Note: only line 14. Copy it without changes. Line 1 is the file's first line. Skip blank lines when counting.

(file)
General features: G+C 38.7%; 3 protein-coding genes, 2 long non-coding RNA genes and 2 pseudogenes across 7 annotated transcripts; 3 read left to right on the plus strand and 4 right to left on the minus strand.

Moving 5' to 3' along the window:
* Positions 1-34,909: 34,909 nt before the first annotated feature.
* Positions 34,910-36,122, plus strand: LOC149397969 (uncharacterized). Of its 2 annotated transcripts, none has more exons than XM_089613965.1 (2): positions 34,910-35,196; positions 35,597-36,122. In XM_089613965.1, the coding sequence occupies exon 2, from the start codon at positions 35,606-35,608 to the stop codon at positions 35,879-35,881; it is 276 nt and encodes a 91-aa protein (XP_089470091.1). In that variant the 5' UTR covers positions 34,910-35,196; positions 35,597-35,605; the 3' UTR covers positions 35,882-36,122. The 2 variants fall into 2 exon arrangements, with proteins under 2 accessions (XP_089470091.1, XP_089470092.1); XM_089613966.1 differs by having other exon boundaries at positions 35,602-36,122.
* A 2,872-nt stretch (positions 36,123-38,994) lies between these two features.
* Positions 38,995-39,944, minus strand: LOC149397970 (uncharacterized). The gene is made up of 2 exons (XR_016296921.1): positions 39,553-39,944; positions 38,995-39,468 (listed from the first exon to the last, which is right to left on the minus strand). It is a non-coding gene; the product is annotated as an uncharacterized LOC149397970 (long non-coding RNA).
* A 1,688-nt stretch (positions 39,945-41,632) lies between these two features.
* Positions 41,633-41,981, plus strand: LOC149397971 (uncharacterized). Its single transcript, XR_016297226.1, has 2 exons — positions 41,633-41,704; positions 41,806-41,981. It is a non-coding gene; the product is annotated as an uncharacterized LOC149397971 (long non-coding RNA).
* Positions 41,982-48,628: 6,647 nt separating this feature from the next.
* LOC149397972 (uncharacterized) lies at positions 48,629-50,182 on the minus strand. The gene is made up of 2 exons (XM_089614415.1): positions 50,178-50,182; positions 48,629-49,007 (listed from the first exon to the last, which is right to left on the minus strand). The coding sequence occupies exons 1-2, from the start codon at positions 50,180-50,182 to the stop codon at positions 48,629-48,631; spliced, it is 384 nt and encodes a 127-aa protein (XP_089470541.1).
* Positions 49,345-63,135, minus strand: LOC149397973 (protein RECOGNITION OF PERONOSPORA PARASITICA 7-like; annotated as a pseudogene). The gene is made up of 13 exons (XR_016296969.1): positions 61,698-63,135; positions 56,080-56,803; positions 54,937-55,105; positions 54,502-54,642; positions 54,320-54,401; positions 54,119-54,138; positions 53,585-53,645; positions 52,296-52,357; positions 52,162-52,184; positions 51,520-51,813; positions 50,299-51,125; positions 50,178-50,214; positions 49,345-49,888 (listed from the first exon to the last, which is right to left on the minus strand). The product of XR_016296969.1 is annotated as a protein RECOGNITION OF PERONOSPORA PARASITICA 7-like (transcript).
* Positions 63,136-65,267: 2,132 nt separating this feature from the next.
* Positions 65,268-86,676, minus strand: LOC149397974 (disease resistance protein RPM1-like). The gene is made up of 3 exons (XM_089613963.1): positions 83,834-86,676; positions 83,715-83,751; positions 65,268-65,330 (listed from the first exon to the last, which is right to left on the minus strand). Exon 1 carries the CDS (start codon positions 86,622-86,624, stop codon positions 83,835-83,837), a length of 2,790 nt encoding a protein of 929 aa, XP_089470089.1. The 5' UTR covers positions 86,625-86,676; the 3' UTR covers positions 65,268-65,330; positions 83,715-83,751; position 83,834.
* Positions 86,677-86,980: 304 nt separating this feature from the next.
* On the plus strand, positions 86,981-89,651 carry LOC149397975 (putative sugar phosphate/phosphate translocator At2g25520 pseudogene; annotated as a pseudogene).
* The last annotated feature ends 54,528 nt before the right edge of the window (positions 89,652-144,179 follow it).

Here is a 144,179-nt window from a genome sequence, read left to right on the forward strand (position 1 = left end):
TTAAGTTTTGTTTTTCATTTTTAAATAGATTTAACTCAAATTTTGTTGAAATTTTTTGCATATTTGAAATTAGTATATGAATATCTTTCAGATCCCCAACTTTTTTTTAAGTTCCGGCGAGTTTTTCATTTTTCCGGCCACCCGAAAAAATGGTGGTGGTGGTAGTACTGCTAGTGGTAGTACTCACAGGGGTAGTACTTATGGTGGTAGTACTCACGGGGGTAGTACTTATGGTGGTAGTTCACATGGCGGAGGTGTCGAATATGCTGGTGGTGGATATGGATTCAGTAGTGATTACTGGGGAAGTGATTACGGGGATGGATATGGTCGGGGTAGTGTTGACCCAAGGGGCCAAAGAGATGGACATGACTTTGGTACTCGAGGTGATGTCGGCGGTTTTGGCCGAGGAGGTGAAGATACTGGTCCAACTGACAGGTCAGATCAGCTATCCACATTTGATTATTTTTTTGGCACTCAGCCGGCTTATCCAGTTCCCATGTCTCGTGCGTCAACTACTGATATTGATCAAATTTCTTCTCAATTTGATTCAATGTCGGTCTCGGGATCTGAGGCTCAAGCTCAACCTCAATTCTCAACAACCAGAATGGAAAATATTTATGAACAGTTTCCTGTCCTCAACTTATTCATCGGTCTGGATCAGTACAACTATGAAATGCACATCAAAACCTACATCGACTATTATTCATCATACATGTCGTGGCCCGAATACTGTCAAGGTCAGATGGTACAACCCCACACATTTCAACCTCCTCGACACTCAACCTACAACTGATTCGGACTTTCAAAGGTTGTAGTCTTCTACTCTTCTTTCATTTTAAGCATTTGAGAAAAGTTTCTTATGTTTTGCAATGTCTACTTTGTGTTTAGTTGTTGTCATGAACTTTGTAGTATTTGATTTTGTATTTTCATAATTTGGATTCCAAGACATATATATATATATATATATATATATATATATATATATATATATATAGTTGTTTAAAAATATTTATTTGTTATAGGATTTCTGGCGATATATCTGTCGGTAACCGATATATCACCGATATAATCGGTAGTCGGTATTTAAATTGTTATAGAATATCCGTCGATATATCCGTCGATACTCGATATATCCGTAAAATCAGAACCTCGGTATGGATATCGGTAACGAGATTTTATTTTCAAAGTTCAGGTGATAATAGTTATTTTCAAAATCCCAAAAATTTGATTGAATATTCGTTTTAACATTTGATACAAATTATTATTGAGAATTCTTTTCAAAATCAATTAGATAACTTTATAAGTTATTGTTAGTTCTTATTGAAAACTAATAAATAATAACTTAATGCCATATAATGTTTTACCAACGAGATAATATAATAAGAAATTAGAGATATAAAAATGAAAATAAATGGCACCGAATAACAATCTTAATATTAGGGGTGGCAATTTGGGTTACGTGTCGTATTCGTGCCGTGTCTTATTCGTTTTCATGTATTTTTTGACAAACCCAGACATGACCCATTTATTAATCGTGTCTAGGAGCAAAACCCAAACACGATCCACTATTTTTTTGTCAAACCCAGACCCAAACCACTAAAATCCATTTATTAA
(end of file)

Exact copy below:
* Positions 86,677-86,980: 304 nt separating this feature from the next.